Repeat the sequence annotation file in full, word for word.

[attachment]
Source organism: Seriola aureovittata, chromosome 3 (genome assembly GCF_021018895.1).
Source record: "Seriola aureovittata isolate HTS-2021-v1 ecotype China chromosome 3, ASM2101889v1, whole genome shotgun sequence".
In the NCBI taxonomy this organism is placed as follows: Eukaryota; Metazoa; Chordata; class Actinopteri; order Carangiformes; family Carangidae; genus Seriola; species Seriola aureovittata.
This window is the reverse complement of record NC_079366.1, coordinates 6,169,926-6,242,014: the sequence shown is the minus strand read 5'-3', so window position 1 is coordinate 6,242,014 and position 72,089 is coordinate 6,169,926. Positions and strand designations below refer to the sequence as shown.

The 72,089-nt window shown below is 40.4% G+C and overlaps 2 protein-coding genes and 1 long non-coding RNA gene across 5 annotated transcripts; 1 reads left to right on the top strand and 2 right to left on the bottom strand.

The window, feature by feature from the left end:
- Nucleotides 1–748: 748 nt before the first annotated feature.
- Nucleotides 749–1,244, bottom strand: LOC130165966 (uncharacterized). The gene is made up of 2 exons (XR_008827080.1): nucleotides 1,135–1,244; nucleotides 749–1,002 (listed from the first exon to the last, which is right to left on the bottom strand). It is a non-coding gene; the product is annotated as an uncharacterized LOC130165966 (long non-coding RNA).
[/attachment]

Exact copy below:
Source organism: Seriola aureovittata, chromosome 3 (genome assembly GCF_021018895.1).
Source record: "Seriola aureovittata isolate HTS-2021-v1 ecotype China chromosome 3, ASM2101889v1, whole genome shotgun sequence".
In the NCBI taxonomy this organism is placed as follows: Eukaryota; Metazoa; Chordata; class Actinopteri; order Carangiformes; family Carangidae; genus Seriola; species Seriola aureovittata.
This window is the reverse complement of record NC_079366.1, coordinates 6,169,926-6,242,014: the sequence shown is the minus strand read 5'-3', so window position 1 is coordinate 6,242,014 and position 72,089 is coordinate 6,169,926. Positions and strand designations below refer to the sequence as shown.

The 72,089-nt window shown below is 40.4% G+C and overlaps 2 protein-coding genes and 1 long non-coding RNA gene across 5 annotated transcripts; 1 reads left to right on the top strand and 2 right to left on the bottom strand.

The window, feature by feature from the left end:
- Nucleotides 1–748: 748 nt before the first annotated feature.
- Nucleotides 749–1,244, bottom strand: LOC130165966 (uncharacterized). The gene is made up of 2 exons (XR_008827080.1): nucleotides 1,135–1,244; nucleotides 749–1,002 (listed from the first exon to the last, which is right to left on the bottom strand). It is a non-coding gene; the product is annotated as an uncharacterized LOC130165966 (long non-coding RNA).